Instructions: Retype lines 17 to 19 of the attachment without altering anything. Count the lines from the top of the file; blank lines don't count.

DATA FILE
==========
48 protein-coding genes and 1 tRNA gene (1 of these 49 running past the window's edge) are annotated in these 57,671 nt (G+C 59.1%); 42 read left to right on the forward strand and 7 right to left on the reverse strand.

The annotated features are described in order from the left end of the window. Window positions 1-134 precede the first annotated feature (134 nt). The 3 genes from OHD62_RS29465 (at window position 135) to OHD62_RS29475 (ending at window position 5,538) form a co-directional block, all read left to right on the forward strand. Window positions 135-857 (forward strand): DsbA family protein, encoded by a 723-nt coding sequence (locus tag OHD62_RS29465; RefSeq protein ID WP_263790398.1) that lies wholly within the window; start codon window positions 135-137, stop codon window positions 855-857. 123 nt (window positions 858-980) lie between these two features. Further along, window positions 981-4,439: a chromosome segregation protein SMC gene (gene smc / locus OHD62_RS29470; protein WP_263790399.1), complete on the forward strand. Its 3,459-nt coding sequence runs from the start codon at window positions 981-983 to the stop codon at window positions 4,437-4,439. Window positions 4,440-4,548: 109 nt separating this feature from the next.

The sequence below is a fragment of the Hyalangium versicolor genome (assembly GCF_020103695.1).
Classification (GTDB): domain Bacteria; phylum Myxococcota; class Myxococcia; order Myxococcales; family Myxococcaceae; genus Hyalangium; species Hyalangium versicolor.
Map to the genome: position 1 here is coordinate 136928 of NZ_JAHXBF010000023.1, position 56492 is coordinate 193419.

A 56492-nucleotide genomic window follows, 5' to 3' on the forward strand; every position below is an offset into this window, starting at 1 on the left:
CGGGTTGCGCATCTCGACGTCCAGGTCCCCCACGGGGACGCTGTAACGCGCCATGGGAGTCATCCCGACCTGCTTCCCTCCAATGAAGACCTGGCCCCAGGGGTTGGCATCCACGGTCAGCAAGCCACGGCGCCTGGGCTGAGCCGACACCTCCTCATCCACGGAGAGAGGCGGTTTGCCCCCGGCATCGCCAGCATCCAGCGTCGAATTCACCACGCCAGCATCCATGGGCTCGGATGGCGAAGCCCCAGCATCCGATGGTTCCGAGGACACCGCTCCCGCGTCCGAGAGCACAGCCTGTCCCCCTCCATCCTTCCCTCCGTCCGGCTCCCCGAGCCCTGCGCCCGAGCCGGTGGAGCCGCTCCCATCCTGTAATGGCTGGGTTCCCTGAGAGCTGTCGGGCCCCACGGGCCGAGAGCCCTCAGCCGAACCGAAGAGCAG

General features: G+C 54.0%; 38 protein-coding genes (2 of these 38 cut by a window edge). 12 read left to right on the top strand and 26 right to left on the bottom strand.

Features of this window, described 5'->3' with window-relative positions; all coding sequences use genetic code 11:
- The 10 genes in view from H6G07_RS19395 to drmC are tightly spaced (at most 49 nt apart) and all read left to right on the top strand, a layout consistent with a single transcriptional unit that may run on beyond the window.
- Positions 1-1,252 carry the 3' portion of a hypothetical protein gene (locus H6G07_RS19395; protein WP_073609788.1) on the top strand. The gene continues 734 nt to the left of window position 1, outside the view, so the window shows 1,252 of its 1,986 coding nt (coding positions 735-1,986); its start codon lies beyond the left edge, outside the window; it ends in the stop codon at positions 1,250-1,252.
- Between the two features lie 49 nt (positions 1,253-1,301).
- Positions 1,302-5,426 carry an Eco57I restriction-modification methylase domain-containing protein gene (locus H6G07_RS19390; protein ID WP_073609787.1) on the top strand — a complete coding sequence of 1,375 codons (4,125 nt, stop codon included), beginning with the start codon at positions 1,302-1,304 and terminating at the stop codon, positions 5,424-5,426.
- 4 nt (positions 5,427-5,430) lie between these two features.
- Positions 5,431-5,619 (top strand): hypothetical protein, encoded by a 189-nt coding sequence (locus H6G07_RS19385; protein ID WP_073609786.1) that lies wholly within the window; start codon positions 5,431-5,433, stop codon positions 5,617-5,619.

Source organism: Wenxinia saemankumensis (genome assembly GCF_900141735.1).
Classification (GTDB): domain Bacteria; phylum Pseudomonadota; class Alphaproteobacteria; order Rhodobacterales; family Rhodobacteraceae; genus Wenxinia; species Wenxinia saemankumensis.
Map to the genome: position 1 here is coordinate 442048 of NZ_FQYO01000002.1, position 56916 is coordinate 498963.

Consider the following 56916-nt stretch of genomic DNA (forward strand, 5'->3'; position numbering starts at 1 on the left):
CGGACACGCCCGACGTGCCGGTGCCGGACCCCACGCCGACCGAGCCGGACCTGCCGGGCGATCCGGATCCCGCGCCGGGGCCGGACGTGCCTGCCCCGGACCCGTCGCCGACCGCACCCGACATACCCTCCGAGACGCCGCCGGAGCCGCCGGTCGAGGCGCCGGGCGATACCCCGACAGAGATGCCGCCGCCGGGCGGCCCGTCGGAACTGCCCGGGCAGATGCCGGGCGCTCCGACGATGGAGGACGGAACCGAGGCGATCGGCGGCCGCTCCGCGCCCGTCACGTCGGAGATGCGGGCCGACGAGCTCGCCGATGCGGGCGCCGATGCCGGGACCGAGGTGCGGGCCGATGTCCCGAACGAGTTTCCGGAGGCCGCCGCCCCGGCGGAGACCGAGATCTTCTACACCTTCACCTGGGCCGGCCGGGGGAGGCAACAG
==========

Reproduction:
Classification (GTDB): domain Bacteria; phylum Pseudomonadota; class Alphaproteobacteria; order Rhodobacterales; family Rhodobacteraceae; genus Wenxinia; species Wenxinia saemankumensis.
Map to the genome: position 1 here is coordinate 442048 of NZ_FQYO01000002.1, position 56916 is coordinate 498963.

Consider the following 56916-nt stretch of genomic DNA (forward strand, 5'->3'; position numbering starts at 1 on the left):